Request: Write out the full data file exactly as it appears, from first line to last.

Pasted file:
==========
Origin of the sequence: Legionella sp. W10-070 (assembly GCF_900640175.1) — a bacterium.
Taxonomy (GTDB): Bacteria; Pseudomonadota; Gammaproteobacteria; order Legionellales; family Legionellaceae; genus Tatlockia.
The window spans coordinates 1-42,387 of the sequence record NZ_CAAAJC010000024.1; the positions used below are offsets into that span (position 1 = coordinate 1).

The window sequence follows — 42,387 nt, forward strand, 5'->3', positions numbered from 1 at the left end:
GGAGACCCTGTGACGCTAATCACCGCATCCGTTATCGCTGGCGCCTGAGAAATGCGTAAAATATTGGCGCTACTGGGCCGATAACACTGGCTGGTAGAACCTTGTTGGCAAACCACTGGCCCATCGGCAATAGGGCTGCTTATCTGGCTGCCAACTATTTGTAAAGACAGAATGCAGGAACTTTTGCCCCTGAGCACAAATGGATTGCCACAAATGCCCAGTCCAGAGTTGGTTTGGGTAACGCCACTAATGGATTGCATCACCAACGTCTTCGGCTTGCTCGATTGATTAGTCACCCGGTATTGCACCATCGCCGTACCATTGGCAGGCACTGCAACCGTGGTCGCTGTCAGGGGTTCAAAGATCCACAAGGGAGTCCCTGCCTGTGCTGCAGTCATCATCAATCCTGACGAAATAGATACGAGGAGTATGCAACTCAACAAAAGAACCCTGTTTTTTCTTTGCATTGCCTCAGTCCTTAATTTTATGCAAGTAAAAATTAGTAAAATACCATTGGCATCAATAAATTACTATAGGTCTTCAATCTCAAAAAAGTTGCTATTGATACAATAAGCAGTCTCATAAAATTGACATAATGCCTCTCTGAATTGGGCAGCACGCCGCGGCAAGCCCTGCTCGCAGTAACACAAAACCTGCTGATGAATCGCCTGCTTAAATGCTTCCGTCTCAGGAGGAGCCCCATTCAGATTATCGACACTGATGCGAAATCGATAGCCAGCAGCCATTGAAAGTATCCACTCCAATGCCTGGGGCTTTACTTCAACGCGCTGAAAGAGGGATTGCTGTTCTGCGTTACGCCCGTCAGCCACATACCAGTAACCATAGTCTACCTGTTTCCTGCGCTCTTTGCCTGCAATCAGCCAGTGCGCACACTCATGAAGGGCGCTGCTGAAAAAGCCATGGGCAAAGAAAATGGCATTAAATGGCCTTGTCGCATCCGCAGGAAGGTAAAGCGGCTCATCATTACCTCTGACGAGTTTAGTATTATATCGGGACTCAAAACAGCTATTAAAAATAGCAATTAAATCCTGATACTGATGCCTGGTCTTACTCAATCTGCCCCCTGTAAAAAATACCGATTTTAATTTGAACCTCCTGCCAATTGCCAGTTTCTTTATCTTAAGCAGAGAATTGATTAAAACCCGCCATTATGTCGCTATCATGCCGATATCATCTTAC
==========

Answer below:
Origin of the sequence: Legionella sp. W10-070 (assembly GCF_900640175.1) — a bacterium.
Taxonomy (GTDB): Bacteria; Pseudomonadota; Gammaproteobacteria; order Legionellales; family Legionellaceae; genus Tatlockia.
The window spans coordinates 1-42,387 of the sequence record NZ_CAAAJC010000024.1; the positions used below are offsets into that span (position 1 = coordinate 1).

The window sequence follows — 42,387 nt, forward strand, 5'->3', positions numbered from 1 at the left end:
GGAGACCCTGTGACGCTAATCACCGCATCCGTTATCGCTGGCGCCTGAGAAATGCGTAAAATATTGGCGCTACTGGGCCGATAACACTGGCTGGTAGAACCTTGTTGGCAAACCACTGGCCCATCGGCAATAGGGCTGCTTATCTGGCTGCCAACTATTTGTAAAGACAGAATGCAGGAACTTTTGCCCCTGAGCACAAATGGATTGCCACAAATGCCCAGTCCAGAGTTGGTTTGGGTAACGCCACTAATGGATTGCATCACCAACGTCTTCGGCTTGCTCGATTGATTAGTCACCCGGTATTGCACCATCGCCGTACCATTGGCAGGCACTGCAACCGTGGTCGCTGTCAGGGGTTCAAAGATCCACAAGGGAGTCCCTGCCTGTGCTGCAGTCATCATCAATCCTGACGAAATAGATACGAGGAGTATGCAACTCAACAAAAGAACCCTGTTTTTTCTTTGCATTGCCTCAGTCCTTAATTTTATGCAAGTAAAAATTAGTAAAATACCATTGGCATCAATAAATTACTATAGGTCTTCAATCTCAAAAAAGTTGCTATTGATACAATAAGCAGTCTCATAAAATTGACATAATGCCTCTCTGAATTGGGCAGCACGCCGCGGCAAGCCCTGCTCGCAGTAACACAAAACCTGCTGATGAATCGCCTGCTTAAATGCTTCCGTCTCAGGAGGAGCCCCATTCAGATTATCGACACTGATGCGAAATCGATAGCCAGCAGCCATTGAAAGTATCCACTCCAATGCCTGGGGCTTTACTTCAACGCGCTGAAAGAGGGATTGCTGTTCTGCGTTACGCCCGTCAGCCACATACCAGTAACCATAGTCTACCTGTTTCCTGCGCTCTTTGCCTGCAATCAGCCAGTGCGCACACTCATGAAGGGCGCTGCTGAAAAAGCCATGGGCAAAGAAAATGGCATTAAATGGCCTTGTCGCATCCGCAGGAAGGTAAAGCGGCTCATCATTACCTCTGACGAGTTTAGTATTATATCGGGACTCAAAACAGCTATTAAAAATAGCAATTAAATCCTGATACTGATGCCTGGTCTTACTCAATCTGCCCCCTGTAAAAAATACCGATTTTAATTTGAACCTCCTGCCAATTGCCAGTTTCTTTATCTTAAGCAGAGAATTGATTAAAACCCGCCATTATGTCGCTATCATGCCGATATCATCTTAC